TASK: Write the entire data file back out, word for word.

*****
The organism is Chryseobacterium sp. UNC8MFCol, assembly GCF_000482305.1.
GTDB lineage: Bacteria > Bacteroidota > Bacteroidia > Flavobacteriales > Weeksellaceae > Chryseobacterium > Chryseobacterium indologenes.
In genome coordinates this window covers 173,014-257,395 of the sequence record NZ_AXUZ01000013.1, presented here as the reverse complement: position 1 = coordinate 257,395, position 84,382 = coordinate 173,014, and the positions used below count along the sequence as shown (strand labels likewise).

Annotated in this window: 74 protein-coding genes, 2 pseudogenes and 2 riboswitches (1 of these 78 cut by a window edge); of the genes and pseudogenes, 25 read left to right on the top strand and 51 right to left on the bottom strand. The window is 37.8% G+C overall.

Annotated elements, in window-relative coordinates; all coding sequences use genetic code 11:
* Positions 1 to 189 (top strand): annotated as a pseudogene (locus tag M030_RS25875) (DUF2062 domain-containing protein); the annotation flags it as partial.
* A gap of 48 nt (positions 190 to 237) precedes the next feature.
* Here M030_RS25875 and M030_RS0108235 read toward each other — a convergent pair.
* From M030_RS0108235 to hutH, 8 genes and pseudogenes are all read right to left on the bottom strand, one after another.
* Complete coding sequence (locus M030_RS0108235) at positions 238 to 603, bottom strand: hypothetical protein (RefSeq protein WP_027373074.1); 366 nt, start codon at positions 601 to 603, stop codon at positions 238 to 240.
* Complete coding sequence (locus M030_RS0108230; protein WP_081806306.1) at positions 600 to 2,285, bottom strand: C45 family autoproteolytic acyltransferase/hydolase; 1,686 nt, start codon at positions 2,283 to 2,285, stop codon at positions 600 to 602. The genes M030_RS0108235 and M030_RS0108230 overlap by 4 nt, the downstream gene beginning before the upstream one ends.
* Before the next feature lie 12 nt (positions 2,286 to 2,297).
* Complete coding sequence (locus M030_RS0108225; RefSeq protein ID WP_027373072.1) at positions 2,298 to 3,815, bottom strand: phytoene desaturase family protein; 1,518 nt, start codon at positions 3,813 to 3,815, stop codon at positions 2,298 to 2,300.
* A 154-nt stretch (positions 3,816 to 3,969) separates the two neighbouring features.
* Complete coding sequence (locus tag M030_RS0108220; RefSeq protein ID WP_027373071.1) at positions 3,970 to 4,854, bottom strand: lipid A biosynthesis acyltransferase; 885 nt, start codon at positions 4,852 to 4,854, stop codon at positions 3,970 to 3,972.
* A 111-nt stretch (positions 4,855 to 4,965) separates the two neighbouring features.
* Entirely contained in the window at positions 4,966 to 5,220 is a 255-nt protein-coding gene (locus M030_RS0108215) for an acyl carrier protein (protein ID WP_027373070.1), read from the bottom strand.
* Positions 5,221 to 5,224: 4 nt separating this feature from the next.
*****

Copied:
The organism is Chryseobacterium sp. UNC8MFCol, assembly GCF_000482305.1.
GTDB lineage: Bacteria > Bacteroidota > Bacteroidia > Flavobacteriales > Weeksellaceae > Chryseobacterium > Chryseobacterium indologenes.
In genome coordinates this window covers 173,014-257,395 of the sequence record NZ_AXUZ01000013.1, presented here as the reverse complement: position 1 = coordinate 257,395, position 84,382 = coordinate 173,014, and the positions used below count along the sequence as shown (strand labels likewise).

Annotated in this window: 74 protein-coding genes, 2 pseudogenes and 2 riboswitches (1 of these 78 cut by a window edge); of the genes and pseudogenes, 25 read left to right on the top strand and 51 right to left on the bottom strand. The window is 37.8% G+C overall.

Annotated elements, in window-relative coordinates; all coding sequences use genetic code 11:
* Positions 1 to 189 (top strand): annotated as a pseudogene (locus tag M030_RS25875) (DUF2062 domain-containing protein); the annotation flags it as partial.
* A gap of 48 nt (positions 190 to 237) precedes the next feature.
* Here M030_RS25875 and M030_RS0108235 read toward each other — a convergent pair.
* From M030_RS0108235 to hutH, 8 genes and pseudogenes are all read right to left on the bottom strand, one after another.
* Complete coding sequence (locus M030_RS0108235) at positions 238 to 603, bottom strand: hypothetical protein (RefSeq protein WP_027373074.1); 366 nt, start codon at positions 601 to 603, stop codon at positions 238 to 240.
* Complete coding sequence (locus M030_RS0108230; protein WP_081806306.1) at positions 600 to 2,285, bottom strand: C45 family autoproteolytic acyltransferase/hydolase; 1,686 nt, start codon at positions 2,283 to 2,285, stop codon at positions 600 to 602. The genes M030_RS0108235 and M030_RS0108230 overlap by 4 nt, the downstream gene beginning before the upstream one ends.
* Before the next feature lie 12 nt (positions 2,286 to 2,297).
* Complete coding sequence (locus M030_RS0108225; RefSeq protein ID WP_027373072.1) at positions 2,298 to 3,815, bottom strand: phytoene desaturase family protein; 1,518 nt, start codon at positions 3,813 to 3,815, stop codon at positions 2,298 to 2,300.
* A 154-nt stretch (positions 3,816 to 3,969) separates the two neighbouring features.
* Complete coding sequence (locus tag M030_RS0108220; RefSeq protein ID WP_027373071.1) at positions 3,970 to 4,854, bottom strand: lipid A biosynthesis acyltransferase; 885 nt, start codon at positions 4,852 to 4,854, stop codon at positions 3,970 to 3,972.
* A 111-nt stretch (positions 4,855 to 4,965) separates the two neighbouring features.
* Entirely contained in the window at positions 4,966 to 5,220 is a 255-nt protein-coding gene (locus M030_RS0108215) for an acyl carrier protein (protein ID WP_027373070.1), read from the bottom strand.
* Positions 5,221 to 5,224: 4 nt separating this feature from the next.